Natural Disasters in Turkey: Catastrophes of the Past and Risks of the Future
Turkey is considered a very popular tourist destination. Therefore, if you are planning a holiday in Antalya or Istanbul, you should know in advance about the possible dangers you may encounter. These dangers include natural disasters and catastrophes. A natural disaster is an event that results in urban destruction and loss of life due to an extreme natural phenomenon.
Climate Characteristics of Turkey
Turkey lies in the subtropical and Mediterranean maritime climate zones. It experiences mild winters and very hot summers. Negative natural factors that could lead to disasters include:
- A long sea coast, where there is a risk of tsunamis, floods, and storms.
- Mountainous terrain that covers the central part of Turkey, where landslides, mudslides, and avalanches are possible.
- Seismic activity: The country is in a zone of high seismic activity, and earthquakes are not uncommon.
- The arid and very hot climate can lead to forest fires.
- Large amounts of rainfall can result in flooding in the fast mountain rivers.
- Sandstorms: While these natural disasters used to occur mainly in the southern provinces, they have recently started affecting central Turkey as well.
The Importance of Learning about the History of Natural Disasters:
Knowing a country’s history of natural disasters is crucial information before you travel. It can help you choose a safe place in the country with a low likelihood of natural disasters and allow you to be more aware of your surroundings. For instance, if you want to avoid encountering an earthquake, it’s best to avoid cities in active fault zones.
In this article, you will learn about the chronology of natural disasters that have occurred in Turkey in the past.
Turkey lies at the junction of three tectonic plates: the Eurasian, African, and Arabian plates. These plates are in constant motion, and their interactions often result in significant earthquakes and disasters. History has documented numerous destructive earthquakes that have occurred in the past.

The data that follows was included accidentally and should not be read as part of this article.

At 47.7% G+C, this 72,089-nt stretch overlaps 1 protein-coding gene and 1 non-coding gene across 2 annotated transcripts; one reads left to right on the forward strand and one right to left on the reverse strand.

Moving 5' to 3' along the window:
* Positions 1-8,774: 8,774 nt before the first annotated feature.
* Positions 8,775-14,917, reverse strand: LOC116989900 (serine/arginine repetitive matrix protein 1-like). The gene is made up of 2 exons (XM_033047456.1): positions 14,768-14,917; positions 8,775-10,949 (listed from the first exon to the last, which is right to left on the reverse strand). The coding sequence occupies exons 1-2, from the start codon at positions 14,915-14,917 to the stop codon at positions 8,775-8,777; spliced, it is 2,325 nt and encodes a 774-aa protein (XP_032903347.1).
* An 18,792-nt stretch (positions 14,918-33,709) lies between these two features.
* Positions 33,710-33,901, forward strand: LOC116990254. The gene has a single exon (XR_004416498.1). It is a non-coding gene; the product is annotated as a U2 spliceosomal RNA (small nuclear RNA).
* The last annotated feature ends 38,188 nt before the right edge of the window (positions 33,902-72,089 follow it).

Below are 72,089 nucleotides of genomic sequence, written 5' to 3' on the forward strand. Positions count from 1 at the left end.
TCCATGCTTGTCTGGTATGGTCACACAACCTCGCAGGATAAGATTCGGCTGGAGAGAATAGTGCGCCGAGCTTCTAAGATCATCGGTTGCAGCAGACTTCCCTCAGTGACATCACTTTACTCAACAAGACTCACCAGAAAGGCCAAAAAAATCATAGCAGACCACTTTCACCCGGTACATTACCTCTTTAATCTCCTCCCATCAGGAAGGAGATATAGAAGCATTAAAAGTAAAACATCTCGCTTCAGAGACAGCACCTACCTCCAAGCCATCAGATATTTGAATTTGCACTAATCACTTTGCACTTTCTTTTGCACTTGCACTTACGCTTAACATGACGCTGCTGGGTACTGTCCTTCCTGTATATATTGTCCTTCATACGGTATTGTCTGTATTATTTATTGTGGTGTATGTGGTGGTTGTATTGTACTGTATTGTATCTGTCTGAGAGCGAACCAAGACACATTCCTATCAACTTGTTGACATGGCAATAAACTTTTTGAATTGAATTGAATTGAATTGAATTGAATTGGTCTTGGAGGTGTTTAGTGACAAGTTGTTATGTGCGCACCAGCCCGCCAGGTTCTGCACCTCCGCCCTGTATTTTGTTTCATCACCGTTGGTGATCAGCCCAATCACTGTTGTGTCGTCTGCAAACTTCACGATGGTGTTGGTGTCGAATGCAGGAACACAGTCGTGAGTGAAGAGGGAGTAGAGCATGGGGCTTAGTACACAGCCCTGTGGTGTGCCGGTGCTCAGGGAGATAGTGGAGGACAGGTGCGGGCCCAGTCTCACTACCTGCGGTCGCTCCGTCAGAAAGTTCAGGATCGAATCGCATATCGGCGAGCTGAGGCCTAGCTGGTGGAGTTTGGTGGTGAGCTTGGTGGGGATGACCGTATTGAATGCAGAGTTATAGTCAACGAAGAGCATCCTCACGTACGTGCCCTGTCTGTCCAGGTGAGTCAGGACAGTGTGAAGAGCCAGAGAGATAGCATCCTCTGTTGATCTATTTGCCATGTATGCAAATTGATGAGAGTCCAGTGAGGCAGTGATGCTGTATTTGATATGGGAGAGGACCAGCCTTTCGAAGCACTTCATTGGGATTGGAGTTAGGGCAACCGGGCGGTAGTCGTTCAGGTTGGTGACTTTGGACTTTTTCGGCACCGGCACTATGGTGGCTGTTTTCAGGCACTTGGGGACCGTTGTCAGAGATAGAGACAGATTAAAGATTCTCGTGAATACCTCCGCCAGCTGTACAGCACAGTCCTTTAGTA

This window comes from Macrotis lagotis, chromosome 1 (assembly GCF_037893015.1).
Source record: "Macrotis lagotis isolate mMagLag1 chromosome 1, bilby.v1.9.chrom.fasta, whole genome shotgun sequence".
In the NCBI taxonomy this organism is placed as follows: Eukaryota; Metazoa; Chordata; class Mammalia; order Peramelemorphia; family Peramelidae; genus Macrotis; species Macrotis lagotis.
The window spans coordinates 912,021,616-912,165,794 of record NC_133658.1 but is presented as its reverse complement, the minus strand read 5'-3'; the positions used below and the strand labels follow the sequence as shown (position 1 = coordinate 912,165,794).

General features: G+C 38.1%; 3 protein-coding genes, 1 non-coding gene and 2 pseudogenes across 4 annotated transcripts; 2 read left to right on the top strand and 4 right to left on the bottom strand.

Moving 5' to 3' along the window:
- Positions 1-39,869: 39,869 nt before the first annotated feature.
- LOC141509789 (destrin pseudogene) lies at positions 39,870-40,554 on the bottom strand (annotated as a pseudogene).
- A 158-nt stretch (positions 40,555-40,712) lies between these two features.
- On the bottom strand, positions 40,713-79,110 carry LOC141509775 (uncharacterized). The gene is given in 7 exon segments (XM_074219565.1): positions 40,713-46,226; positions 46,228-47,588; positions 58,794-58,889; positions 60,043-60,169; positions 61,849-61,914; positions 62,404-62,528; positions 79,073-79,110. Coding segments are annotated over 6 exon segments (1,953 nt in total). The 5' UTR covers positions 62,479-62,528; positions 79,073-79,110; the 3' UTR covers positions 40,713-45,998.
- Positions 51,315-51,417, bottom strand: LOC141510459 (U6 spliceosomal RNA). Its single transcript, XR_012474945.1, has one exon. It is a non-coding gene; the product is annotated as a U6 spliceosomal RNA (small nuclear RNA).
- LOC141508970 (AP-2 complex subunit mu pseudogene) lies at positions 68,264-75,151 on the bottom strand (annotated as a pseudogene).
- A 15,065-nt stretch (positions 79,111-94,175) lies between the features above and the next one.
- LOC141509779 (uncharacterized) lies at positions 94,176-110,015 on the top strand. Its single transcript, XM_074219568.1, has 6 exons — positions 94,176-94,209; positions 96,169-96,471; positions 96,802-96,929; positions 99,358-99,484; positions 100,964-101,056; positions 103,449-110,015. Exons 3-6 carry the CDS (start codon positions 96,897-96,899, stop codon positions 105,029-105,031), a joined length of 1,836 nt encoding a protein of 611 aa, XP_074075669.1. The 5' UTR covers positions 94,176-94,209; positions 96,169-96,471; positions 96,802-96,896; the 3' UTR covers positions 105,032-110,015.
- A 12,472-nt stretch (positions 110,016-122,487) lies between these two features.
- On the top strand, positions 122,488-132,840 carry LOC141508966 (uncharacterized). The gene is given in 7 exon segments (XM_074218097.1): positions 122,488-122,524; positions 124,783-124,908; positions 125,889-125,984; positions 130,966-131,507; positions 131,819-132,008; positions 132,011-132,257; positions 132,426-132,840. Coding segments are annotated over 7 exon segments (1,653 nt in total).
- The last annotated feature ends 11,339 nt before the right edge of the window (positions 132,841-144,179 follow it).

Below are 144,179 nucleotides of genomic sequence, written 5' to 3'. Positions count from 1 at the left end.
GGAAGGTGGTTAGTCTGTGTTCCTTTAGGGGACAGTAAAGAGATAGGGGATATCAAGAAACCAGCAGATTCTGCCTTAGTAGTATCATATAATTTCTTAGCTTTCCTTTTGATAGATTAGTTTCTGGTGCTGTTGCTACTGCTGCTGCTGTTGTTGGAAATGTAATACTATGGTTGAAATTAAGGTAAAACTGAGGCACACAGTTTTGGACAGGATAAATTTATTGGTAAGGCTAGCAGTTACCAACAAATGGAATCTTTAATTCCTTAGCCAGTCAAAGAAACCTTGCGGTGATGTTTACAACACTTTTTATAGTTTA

115 AD, Antioch
In 115 AD, an earthquake with an estimated magnitude of 7.7 struck northern Syria but also affected southeastern Turkey. The powerful tremors were followed by a tsunami, leading to the destruction of several towns and the loss of approximately 250,000 lives.
526 AD, Antioch
Four centuries later, a similar earthquake in terms of magnitude and casualties struck the region in 526 AD. The quake was estimated to have a magnitude of 7, and aftershocks were further compounded by a fire that engulfed several towns.
May 14, 1269, Cilicia
On the night of May 14, 1269, a magnitude 7 earthquake struck the southeast of Turkey in Cilicia. Depending on different sources, the death toll from this catastrophe ranged from 8,000 to 60,000 people.
July 10, 1688, Smyrna
At noon on July 10, 1688, a powerful earthquake with a magnitude of approximately 7 shook Izmir, a city located on the shores of the Aegean Sea in western Turkey. While no tsunami was reported, the earthquake claimed the lives of more than 8,000 people.
June 2, 1859, Erzurum
At 10 a.m. on June 2, 1859, a catastrophic event took the residents of Erzurum city in northeast Turkey by surprise. The earthquake had a magnitude of 6.1, and the death toll exceeded 15,000.
December 26, 1939, Erzincan
Strong tremors with a magnitude of 7.8 shook the province of Erzincan in northeastern Turkey on December 26, 1939. These tremors caused a fault in the Earth’s crust more than 3 meters wide and resulted in numerous casualties among the population, with over 32,000 people losing their lives.
August 17, 1999, Izmit
Late at night on August 17, 1999, a powerful earthquake with a magnitude of around 7.6 occurred near the town of Izmit in western Turkey. Its aftershocks were felt in the neighbouring city of Istanbul and caused extensive destruction. The earthquake also triggered a tsunami in the Sea of Marmara, leading to the loss of 18,000 lives.
February 6, 2023, Gaziantep
One of the most recent and devastating earthquakes occurred on February 6, 2023, affecting southeastern Turkey and neighbouring Syria. The epicenter had a magnitude of 7.8, resulting in the complete destruction of many buildings and trapping thousands of people under the rubble. Dozens of countries were involved in the rescue operation, but the death toll was still significant, with more than 50,000 people losing their lives. The earthquake caused several major faults in the Earth’s crust, and it shifted the Arabian Plate 3 meters to the southwest. Scientists estimate that the effects of this cataclysm will be felt for several years to come, and the risk of another major earthquake remains very high.